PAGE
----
Job Training and Support Services In-The-News: Week of November 14, 2016

Weekly Roundup of the news on women and supportive services in job training programs.

By Gladys McLean

Job training can provide an entry into family-sustaining jobs and careers. Many women in job training programs, however, face obstacles to success. Wraparound services—such as child care assistance, access to public benefits, and transportation or housing assistance—can help adults, particularly those with caregiving responsibilities, to complete programs that will ultimately improve their economic standing.


November 17, 2016

The Leominster Champion: MWCC programs on target for meeting future job needs

Today, another group of students is receiving its certificates in Industry Readiness from the Advanced Manufacturing program at Mount Wachusett Community College at its Devens campus.

The graduates are a diverse group ranging in age from 19 to 56. Some are looking to begin their careers, while others are looking for a fresh start. What they all have in common is the foresight to take advantage of a free six-week program that gives them the skills needed in today’s advanced manufacturing workplace.

[…]John Henshaw, dean of workplace development at MWCC is also quick to note the MWCC program has an 80 percent placement rate with students.

“We have a proven track record of getting our graduates good jobs,” he said. “Our programs have excellent content, great equipment for hands-on learning, and a dedicated staff of instructors. The value added is that we also provide training, support, and counseling to help graduates find jobs.”

Democrat and Chronicle: Free job training part of $6M grant to MCC

Monroe Community College has been awarded a $6 million federal grant to increase tuition-free education and training programs for in-demand jobs.

[…]This funding will be used to establish and expand innovative partnerships between community colleges and other training providers.

[…] By encouraging regional collaboration and delivering on the promise of tuition-free training at community colleges, these grants will help strengthen local communities across America,” said Labor Secretary Thomas Perez, in a statement about the grants.

November 16, 2016

The Boston Herald: Program aims to help low-income parents get jobs

Community Labor United, a group that collaborates with local trade unions and community groups, is launching a new program to help low-income parents get job training to enter high-paying hospitality and trade jobs, and to get childcare.

The Independent Women’s Project — a partnership with Brookview House, Building Pathways and others — wants to remove obstacles both mothers and fathers face when trying to work, mainly access to affordable childcare to cover their often irregular hours. The program is designed to get construction and hospitality industries and childcare providers to team up and come up with ways to support workers.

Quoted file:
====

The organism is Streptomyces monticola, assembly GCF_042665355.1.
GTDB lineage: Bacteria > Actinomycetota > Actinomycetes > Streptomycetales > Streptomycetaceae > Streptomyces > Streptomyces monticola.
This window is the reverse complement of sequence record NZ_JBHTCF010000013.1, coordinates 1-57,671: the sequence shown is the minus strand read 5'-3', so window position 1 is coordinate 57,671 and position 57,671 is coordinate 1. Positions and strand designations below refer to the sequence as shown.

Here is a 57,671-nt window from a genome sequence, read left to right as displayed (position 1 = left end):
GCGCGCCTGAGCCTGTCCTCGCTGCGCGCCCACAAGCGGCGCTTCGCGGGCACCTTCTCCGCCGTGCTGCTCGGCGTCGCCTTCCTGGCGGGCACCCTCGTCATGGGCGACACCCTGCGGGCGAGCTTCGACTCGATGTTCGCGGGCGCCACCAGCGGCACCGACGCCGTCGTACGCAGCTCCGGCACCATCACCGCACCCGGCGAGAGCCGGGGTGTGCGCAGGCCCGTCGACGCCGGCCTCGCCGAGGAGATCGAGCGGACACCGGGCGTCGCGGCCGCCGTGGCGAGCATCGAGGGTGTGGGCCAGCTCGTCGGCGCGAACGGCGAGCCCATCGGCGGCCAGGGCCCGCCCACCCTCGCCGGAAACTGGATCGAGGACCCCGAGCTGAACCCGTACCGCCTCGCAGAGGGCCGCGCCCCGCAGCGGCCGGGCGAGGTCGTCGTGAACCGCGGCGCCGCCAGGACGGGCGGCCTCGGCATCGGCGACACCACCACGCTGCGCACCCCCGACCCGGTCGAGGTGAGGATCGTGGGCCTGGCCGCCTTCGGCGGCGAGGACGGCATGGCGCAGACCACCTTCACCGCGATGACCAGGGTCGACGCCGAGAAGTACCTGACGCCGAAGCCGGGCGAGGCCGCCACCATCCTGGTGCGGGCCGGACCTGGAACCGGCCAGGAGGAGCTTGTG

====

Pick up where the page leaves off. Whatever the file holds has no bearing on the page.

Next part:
November 13, 2016

The Union: Retail ready: Jobs training available through new Hospitality House thrift store

For the past two years, Hospitality House has operated a culinary training program in which “students” work in the shelter’s commercial kitchen. Now, there is a new job training program available to HH guests. Earlier this summer, Hospitality House opened a thrift store which is used to teach skills needed to succeed in the retail sales industry.

“We use whatever means we have to help give them job skills,” explained Debbie McDonald, HH Development Director, who oversees education, fundraising and communications.

[…]Hospitality House is the only emergency homeless shelter in Nevada County, offering 54 beds throughout most of the year and expanding to 69 beds in winter. The men, women and children who stay there are referred to as guests. They receive vouchers they can spend at Bread and Roses.

“We are a shelter that provides pathways to housing. We are not a destination. We help people remove obstacles to housing. One of those obstacles can be the lack of job skills,” added McDonald.

November 12, 2016

The Daily News: Kreher’s first farm to join veterans jobs program

Kreher’s Farm in Clarence, a major egg and organic grain producer with operations across western New York, is the first farm in the state to be approved for a new on-the-job agribusiness training initiative for military veterans.

The initiative, an outgrowth of a workgroup formed by Gov. Andrew Cuomo in 2014, takes an identified need for opportunities serving veterans interested in pursuing careers in farming and agriculture. Cornell’s Small Farms Program team paired with the State Department of Veteran’s Affairs to expand existing DVA programs in skilled trades industries like electrical and plumbing.

Job Training and Support Services In-The-News: Week of October 31, 2016

Weekly Roundup of the news on women and supportive services in job training programs.

By Gladys McLean

Job training can provide an entry into family-sustaining jobs and careers. Many women in job training programs, however, face obstacles to success. Wraparound services—such as child care assistance, access to public benefits, and transportation or housing assistance—can help adults, particularly those with caregiving responsibilities, to complete programs that will ultimately improve their economic standing.


November 3, 2016